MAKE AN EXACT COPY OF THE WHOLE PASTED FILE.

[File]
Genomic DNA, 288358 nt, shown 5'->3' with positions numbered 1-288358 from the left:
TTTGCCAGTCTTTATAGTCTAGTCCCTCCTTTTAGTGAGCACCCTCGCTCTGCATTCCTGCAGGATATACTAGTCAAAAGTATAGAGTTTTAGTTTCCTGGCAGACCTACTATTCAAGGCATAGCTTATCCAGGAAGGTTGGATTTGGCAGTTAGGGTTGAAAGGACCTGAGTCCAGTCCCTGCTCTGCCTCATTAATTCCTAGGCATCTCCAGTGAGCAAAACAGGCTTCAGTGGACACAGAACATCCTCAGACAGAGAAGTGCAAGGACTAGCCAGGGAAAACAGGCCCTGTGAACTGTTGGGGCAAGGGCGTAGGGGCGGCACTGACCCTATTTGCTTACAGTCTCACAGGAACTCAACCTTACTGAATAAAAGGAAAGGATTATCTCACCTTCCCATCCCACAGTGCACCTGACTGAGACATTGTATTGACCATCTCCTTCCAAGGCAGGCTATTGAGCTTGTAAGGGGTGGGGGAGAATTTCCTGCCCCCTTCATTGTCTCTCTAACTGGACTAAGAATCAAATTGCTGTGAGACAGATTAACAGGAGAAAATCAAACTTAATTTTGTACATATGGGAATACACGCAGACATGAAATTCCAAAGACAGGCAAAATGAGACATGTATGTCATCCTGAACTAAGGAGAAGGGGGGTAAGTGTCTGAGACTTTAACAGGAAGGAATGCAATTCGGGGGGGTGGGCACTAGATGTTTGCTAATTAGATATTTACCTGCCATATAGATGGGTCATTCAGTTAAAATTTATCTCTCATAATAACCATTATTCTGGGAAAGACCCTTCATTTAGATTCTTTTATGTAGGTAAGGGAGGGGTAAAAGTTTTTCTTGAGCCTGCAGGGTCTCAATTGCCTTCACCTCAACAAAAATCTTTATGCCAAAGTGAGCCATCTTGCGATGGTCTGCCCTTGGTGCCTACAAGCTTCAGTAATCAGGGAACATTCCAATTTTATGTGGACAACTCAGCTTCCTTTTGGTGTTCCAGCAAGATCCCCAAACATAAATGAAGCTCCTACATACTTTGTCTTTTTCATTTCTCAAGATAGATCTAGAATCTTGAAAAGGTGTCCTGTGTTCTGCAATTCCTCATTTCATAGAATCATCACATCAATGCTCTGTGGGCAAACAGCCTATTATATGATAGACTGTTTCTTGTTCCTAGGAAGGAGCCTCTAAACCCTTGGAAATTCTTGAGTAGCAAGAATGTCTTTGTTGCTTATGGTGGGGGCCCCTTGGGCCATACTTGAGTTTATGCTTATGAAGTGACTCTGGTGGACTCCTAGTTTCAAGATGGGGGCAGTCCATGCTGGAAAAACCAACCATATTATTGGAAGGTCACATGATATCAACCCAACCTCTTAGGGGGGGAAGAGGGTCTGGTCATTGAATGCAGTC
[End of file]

Genomic DNA, 288358 nt, shown 5'->3' with positions numbered 1-288358 from the left:
TTTGCCAGTCTTTATAGTCTAGTCCCTCCTTTTAGTGAGCACCCTCGCTCTGCATTCCTGCAGGATATACTAGTCAAAAGTATAGAGTTTTAGTTTCCTGGCAGACCTACTATTCAAGGCATAGCTTATCCAGGAAGGTTGGATTTGGCAGTTAGGGTTGAAAGGACCTGAGTCCAGTCCCTGCTCTGCCTCATTAATTCCTAGGCATCTCCAGTGAGCAAAACAGGCTTCAGTGGACACAGAACATCCTCAGACAGAGAAGTGCAAGGACTAGCCAGGGAAAACAGGCCCTGTGAACTGTTGGGGCAAGGGCGTAGGGGCGGCACTGACCCTATTTGCTTACAGTCTCACAGGAACTCAACCTTACTGAATAAAAGGAAAGGATTATCTCACCTTCCCATCCCACAGTGCACCTGACTGAGACATTGTATTGACCATCTCCTTCCAAGGCAGGCTATTGAGCTTGTAAGGGGTGGGGGAGAATTTCCTGCCCCCTTCATTGTCTCTCTAACTGGACTAAGAATCAAATTGCTGTGAGACAGATTAACAGGAGAAAATCAAACTTAATTTTGTACATATGGGAATACACGCAGACATGAAATTCCAAAGACAGGCAAAATGAGACATGTATGTCATCCTGAACTAAGGAGAAGGGGGGTAAGTGTCTGAGACTTTAACAGGAAGGAATGCAATTCGGGGGGGTGGGCACTAGATGTTTGCTAATTAGATATTTACCTGCCATATAGATGGGTCATTCAGTTAAAATTTATCTCTCATAATAACCATTATTCTGGGAAAGACCCTTCATTTAGATTCTTTTATGTAGGTAAGGGAGGGGTAAAAGTTTTTCTTGAGCCTGCAGGGTCTCAATTGCCTTCACCTCAACAAAAATCTTTATGCCAAAGTGAGCCATCTTGCGATGGTCTGCCCTTGGTGCCTACAAGCTTCAGTAATCAGGGAACATTCCAATTTTATGTGGACAACTCAGCTTCCTTTTGGTGTTCCAGCAAGATCCCCAAACATAAATGAAGCTCCTACATACTTTGTCTTTTTCATTTCTCAAGATAGATCTAGAATCTTGAAAAGGTGTCCTGTGTTCTGCAATTCCTCATTTCATAGAATCATCACATCAATGCTCTGTGGGCAAACAGCCTATTATATGATAGACTGTTTCTTGTTCCTAGGAAGGAGCCTCTAAACCCTTGGAAATTCTTGAGTAGCAAGAATGTCTTTGTTGCTTATGGTGGGGGCCCCTTGGGCCATACTTGAGTTTATGCTTATGAAGTGACTCTGGTGGACTCCTAGTTTCAAGATGGGGGCAGTCCATGCTGGAAAAACCAACCATATTATTGGAAGGTCACATGATATCAACCCAACCTCTTAGGGGGGGAAGAGGGTCTGGTCATTGAATGCAGTC